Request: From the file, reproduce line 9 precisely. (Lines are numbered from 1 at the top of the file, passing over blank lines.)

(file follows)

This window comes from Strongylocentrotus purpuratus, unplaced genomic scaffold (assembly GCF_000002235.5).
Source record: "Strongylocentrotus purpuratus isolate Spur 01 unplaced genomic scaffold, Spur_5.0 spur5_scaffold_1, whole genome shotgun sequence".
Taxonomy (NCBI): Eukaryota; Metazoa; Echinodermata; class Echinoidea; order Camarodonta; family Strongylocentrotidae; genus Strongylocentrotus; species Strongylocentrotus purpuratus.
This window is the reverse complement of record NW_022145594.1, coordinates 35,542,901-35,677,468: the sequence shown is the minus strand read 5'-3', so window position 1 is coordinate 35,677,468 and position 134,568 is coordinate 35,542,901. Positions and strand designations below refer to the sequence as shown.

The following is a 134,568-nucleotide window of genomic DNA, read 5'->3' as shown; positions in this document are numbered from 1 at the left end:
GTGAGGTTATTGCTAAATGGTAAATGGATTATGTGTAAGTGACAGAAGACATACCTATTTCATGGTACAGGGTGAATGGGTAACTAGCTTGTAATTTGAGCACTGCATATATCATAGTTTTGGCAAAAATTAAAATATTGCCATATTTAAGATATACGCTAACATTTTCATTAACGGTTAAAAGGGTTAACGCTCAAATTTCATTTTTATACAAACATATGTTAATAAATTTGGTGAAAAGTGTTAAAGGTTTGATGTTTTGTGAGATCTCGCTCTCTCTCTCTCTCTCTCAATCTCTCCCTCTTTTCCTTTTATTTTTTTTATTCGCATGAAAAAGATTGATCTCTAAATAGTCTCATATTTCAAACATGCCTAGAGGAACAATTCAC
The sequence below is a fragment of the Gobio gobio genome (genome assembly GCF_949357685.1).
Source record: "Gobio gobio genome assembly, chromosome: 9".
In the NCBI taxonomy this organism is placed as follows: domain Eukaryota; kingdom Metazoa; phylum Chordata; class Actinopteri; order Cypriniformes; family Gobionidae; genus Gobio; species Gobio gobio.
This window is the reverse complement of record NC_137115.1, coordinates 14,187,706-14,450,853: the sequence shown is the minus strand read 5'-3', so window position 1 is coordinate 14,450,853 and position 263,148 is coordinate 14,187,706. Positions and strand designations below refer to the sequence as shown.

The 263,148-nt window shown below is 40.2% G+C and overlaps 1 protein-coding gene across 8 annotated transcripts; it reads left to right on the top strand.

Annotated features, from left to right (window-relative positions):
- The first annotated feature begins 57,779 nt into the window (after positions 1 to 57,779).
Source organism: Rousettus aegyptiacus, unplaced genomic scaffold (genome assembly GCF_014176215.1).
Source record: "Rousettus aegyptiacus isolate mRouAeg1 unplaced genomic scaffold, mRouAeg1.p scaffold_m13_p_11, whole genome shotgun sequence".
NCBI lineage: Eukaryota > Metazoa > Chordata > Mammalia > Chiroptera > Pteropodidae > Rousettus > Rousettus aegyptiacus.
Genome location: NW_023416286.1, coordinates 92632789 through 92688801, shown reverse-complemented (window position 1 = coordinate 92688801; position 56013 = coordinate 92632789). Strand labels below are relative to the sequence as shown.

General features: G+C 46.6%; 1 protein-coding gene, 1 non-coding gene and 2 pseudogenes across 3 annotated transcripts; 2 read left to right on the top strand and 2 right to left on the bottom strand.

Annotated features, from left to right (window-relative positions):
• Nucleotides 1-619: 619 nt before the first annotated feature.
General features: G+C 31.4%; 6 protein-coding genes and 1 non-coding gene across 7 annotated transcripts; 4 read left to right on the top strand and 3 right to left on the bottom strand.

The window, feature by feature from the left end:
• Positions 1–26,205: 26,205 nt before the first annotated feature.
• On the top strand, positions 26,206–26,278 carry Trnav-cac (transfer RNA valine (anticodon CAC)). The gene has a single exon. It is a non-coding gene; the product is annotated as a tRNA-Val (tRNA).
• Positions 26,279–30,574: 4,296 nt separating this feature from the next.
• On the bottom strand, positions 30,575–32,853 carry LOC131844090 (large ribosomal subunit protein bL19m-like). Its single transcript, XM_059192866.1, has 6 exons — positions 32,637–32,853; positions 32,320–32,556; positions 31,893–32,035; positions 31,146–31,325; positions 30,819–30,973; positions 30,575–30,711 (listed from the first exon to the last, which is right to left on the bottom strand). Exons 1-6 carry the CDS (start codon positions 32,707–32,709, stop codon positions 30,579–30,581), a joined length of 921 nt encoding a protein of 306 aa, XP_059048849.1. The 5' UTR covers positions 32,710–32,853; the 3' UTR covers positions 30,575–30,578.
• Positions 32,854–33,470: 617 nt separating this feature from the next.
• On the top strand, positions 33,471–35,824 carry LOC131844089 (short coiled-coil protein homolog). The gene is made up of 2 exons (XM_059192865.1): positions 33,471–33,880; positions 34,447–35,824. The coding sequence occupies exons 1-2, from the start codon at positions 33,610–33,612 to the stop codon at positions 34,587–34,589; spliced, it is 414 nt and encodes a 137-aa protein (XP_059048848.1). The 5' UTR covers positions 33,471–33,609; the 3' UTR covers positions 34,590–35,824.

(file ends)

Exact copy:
In the NCBI taxonomy this organism is placed as follows: domain Eukaryota; kingdom Metazoa; phylum Chordata; class Actinopteri; order Cypriniformes; family Gobionidae; genus Gobio; species Gobio gobio.